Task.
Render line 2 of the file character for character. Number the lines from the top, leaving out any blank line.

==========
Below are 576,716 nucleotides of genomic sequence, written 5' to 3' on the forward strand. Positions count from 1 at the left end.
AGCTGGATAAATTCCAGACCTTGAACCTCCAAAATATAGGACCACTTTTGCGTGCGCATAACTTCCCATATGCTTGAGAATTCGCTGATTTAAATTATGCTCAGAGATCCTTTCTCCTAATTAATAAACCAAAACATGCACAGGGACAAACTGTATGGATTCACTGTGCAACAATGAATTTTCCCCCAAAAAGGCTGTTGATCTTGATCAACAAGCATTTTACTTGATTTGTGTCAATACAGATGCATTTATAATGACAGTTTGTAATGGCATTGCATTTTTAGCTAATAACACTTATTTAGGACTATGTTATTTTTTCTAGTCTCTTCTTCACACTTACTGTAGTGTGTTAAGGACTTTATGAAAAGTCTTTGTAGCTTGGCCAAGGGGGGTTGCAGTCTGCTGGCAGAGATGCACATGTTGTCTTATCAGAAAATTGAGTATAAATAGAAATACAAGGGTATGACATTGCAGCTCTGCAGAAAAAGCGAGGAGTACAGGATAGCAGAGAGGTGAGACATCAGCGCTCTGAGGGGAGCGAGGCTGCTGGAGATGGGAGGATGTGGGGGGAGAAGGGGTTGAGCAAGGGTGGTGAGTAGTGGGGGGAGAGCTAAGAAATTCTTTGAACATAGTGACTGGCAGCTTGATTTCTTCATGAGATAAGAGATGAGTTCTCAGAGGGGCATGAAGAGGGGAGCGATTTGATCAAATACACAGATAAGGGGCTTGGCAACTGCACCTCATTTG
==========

AGCTGGATAAATTCCAGACCTTGAACCTCCAAAATATAGGACCACTTTTGCGTGCGCATAACTTCCCATATGCTTGAGAATTCGCTGATTTAAATTATGCTCAGAGATCCTTTCTCCTAATTAATAAACCAAAACATGCACAGGGACAAACTGTATGGATTCACTGTGCAACAATGAATTTTCCCCCAAAAAGGCTGTTGATCTTGATCAACAAGCATTTTACTTGATTTGTGTCAATACAGATGCATTTATAATGACAGTTTGTAATGGCATTGCATTTTTAGCTAATAACACTTATTTAGGACTATGTTATTTTTTCTAGTCTCTTCTTCACACTTACTGTAGTGTGTTAAGGACTTTATGAAAAGTCTTTGTAGCTTGGCCAAGGGGGGTTGCAGTCTGCTGGCAGAGATGCACATGTTGTCTTATCAGAAAATTGAGTATAAATAGAAATACAAGGGTATGACATTGCAGCTCTGCAGAAAAAGCGAGGAGTACAGGATAGCAGAGAGGTGAGACATCAGCGCTCTGAGGGGAGCGAGGCTGCTGGAGATGGGAGGATGTGGGGGGAGAAGGGGTTGAGCAAGGGTGGTGAGTAGTGGGGGGAGAGCTAAGAAATTCTTTGAACATAGTGACTGGCAGCTTGATTTCTTCATGAGATAAGAGATGAGTTCTCAGAGGGGCATGAAGAGGGGAGCGATTTGATCAAATACACAGATAAGGGGCTTGGCAACTGCACCTCATTTG